I don't know where they get this only since 1965,because Verdun was always a (tongue in cheek) Dry Town,....even my oldman voted against allowing bars in Verdun (like he never had a drink- lol) ..on one of my trips back to visit ,I sat at an outdoor patio & had a beer (maybe more) with no food order,besides it was a hot summer night,that place was on Verdun Avenue ,I'm gonna guess and say around west of Egan ??? I think ( well it's not like i was doing a geographic study.. lol) and even back in the early 70's ,anyone could sit in the back 'dining' room of the 5th av restaurant on Wellington,and have a few wobbly pops,without cluttering the table with food stuff.....hahahaha However they now feel they have broken some barrier, I think the term "Careful What You Wish For" applies here.....I do think though that a well run neighborhood pub,could do well,and allow locals to venture out for a walk & have a couple beverages of choice,with no need to drive,since you can walk almost anywhere in Verdun in short order. Cheers ! HF&RV - Les What does a Verdun resident have to do to get a drink? Come May, the answer will be, "not much."
The owners of Benelux, a lower Plateau craft brew pub, will open Verdun's first watering hole, also called Benelux, on Wellington St. near de l'Église St. before the summer.
"Finally, after more than 50 years, it will be possible to have a drink without having a (meal) at the same time," says Verdun local development commissioner Alain Laroche.
A 1965 ban on bars, and temperance laws before that, kept Verdun a partially dry neighbourhood for nearly a century until last July, when zoning bylaws were revised to permit one microbrewery each for Verdun and Nuns' Island. Benelux's owners were the first to apply for the exclusive spot on Wellington St.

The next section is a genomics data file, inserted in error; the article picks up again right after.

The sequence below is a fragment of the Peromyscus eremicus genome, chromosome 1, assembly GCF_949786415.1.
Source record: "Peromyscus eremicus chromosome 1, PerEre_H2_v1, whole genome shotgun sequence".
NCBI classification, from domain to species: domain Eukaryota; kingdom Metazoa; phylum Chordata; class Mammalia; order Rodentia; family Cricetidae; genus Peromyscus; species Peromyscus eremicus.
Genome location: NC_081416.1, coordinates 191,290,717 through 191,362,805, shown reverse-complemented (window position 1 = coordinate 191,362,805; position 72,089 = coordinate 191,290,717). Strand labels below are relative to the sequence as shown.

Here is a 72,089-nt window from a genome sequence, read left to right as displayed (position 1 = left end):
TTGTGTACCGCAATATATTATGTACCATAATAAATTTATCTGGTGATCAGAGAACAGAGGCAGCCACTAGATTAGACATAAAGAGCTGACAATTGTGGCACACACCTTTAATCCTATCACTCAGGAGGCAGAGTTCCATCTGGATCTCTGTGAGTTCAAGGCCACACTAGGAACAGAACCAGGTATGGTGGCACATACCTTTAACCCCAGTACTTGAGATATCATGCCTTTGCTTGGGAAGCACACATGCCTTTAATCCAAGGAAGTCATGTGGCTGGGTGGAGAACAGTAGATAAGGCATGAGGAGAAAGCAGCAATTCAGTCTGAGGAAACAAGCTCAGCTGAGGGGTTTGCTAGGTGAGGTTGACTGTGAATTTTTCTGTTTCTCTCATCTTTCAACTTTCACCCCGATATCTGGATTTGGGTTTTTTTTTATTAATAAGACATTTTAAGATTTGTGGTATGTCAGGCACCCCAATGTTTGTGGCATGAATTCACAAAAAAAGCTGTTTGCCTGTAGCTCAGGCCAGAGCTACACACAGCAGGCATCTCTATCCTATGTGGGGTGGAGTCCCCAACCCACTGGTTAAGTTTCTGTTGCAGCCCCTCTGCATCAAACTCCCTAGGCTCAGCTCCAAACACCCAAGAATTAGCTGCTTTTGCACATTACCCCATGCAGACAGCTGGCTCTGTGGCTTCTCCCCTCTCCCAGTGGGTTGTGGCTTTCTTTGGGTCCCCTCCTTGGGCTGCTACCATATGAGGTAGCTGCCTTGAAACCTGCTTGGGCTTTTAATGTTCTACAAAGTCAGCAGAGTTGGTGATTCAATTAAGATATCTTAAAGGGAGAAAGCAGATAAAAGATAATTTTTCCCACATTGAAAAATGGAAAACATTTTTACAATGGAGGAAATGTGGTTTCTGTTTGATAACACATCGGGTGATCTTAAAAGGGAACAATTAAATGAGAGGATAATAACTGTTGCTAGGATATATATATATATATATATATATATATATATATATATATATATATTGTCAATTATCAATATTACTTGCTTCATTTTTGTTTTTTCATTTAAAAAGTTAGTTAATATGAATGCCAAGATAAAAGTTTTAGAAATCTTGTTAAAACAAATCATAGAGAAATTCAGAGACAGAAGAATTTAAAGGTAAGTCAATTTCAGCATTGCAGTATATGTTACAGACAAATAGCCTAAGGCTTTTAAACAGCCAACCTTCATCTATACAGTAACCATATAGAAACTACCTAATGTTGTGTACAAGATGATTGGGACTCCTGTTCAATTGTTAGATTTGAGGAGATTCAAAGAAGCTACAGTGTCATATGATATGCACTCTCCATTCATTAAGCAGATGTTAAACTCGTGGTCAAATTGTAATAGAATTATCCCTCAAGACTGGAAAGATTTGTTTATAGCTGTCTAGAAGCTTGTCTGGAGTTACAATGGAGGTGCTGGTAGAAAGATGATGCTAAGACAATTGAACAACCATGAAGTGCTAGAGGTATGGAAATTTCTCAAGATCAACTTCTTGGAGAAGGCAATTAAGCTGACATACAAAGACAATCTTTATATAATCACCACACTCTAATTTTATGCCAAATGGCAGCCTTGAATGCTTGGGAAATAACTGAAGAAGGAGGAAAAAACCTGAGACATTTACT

"We had studied the possibility of setting up in one of the neighbouring areas for several years, so we didn't hesitate to respond to the call, especially since Verdun was specifically looking to offer this chance to a microbrewery," says Benelux coowner and brewer Benoit Mercier.
The zoning change permitting brew pubs, or establishments that brew beer on premises, is owed to Montreal's 2010 master plan, which underlined the need to commercially develop Wellington St. in response to Verdun's recent and dramatic demographic shifts.
"The majority of our new clientele (since 2005) is people between 25 and 35 years old, mainly from the Plateau Mont Royal. People who are moving to Verdun, people who are buying condos," Laroche says. "If it's possible to have a drink closer to home, I think they'd appreciate it."
The introduction of a brew pub to Wellington St. is a good step forward, says Société de développement commercial Wellington director Billy Walsh. It fills a long-standing demand for a place to drink in Verdun - over 30 years, says Laroche - and according to Walsh, helps diversify the services Verdun's main commercial artery has to offer.
What Walsh and Laroche don't want, though, is for Wellington St. to turn into a nightlife destination like nearby Notre Dame St. W. in Little Burgundy. According to a Verdun's urban-planning department employee, the amended zoning bylaw stipulates microbreweries must be at least 1,500 metres apart.
Benelux will remain mainland Verdun's sole purveyor of beer for at least the next few years; the borough wants to wait and see if, and how, having a brew pub will change Verdun. Until then, Benelux's Mercier says they'll be pleased to offer its "quality craft beers, brewed on site, to people of the southwest in a place that promises to meet the highest expectations."
Benelux will boast its beers March 24, 25, 31 and April 1 at Wellington St.'s urban sugar shack. Visit prom enadewellington.com for details.